Syria nixes Assad visit to Jerusalem

Official reportedly rejects suggestion made earlier in the day by Vice Prime Minister Shimon Peres.

By HILARY LEILA KRIEGER
October 11, 2006 23:50
1 minute read.
assad lookin good 298

assad spiffed up 298. (photo credit: AP [File])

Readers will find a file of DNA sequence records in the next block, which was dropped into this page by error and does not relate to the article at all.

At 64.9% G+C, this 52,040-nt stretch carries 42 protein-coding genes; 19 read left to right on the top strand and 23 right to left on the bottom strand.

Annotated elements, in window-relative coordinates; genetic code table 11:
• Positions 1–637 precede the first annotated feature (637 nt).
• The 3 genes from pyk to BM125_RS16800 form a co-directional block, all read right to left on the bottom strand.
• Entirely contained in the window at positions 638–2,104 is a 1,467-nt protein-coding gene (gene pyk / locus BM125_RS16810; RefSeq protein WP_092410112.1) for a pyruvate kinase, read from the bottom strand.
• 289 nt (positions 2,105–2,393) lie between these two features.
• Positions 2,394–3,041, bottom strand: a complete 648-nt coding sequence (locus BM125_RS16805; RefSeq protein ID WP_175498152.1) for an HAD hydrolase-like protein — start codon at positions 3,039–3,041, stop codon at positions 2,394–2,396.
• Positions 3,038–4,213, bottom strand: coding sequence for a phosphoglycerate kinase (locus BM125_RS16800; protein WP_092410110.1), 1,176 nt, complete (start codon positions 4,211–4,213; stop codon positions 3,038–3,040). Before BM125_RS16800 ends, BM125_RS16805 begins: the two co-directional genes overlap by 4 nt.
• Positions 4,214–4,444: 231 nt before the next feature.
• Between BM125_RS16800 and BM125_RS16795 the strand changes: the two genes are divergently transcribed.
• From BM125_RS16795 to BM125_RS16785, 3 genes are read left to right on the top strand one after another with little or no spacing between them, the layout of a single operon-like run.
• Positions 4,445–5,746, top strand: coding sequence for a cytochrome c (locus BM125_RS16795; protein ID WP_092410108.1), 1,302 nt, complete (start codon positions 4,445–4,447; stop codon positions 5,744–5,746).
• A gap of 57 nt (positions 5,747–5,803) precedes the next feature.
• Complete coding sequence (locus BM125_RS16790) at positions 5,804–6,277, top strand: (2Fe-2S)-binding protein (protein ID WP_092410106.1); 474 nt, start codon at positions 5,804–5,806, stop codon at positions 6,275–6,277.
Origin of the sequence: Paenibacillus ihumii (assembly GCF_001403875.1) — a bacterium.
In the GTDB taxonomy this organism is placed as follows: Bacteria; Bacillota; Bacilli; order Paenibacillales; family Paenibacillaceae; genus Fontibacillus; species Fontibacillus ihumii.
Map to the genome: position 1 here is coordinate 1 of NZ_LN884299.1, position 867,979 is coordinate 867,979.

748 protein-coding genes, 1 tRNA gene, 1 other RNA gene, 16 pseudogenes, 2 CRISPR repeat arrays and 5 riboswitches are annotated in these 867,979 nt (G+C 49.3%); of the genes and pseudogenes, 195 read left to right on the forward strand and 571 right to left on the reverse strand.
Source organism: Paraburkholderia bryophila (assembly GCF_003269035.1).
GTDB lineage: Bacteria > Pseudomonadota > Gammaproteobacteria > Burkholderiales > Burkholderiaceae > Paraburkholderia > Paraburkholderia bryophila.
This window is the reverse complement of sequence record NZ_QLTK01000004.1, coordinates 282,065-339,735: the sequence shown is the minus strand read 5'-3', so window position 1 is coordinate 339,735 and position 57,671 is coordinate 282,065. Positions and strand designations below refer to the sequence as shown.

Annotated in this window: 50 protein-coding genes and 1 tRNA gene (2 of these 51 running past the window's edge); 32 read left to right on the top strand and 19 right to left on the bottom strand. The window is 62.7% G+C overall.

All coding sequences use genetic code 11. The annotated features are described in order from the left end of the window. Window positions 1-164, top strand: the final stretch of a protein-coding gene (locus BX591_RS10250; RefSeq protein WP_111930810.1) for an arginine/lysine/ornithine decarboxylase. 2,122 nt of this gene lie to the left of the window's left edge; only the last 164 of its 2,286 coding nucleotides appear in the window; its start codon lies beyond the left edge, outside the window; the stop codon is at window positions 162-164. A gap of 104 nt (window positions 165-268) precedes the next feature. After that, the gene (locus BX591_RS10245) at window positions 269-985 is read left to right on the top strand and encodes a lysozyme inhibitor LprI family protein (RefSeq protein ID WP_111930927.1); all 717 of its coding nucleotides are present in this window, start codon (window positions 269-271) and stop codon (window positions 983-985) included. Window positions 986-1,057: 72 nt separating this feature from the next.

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If Israel was hoping Syrian President Bashar Assad would prove he's not all talk when it comes to peace negotiations by making an Anwar Sadat-like visit to Jerusalem, the country will have to wait a little longer. A Syrian official reportedly rejected the suggestion Wednesday, made earlier in the day by Vice Prime Minister Shimon Peres. "If Assad said, 'I'm coming to the Knesset,' would he be stopped?" Peres asked rhetorically when interviewed on the subject. "He needs to say that he wants to speak to Israel about peace." The Prime Minister's Office distanced itself from the invitation, saying Peres's words were his own and didn't reflect government policy. But anyway, said Prime Minister Ehud Olmert's spokesman Asi Shariv, Israel doesn't view Assad's talk of peace as genuine, since it hasn't been backed up by action. "If you want peace, you can show us that you really want peace," he said. Instead of proposing a visit, Shariv offered: "You can send [Hamas leader] Khaled Mashaal out of Damascas. You can stop [shipping] weapons to Hizbullah in Lebanon." Assad has made several recent comments in the Western media alluding to the possibility of peace with Israel. He told the German magazine Der Spiegel that "we want to make peace - peace with Israel," and on Monday he told the BBC that it would be possible for the two countries to live side by side and accept each other's existence. At the same time, however,Assad has warned in interviews with Arab media about the country's preparations for an Israeli attack and indicated the Golan Heights could be retaken by force. Shariv suggested that Assad's more conciliatory comments were a bid at deflecting international criticism of his regime, long labelled by the US as a nation that abets terror. "It's coming in the weeks before the decision on [Rafik] Hariri," Shariv said, referring to the international inquiry on the murder of the former Lebanese prime minister, a harsh critic of the Syrian presence in Lebanon.

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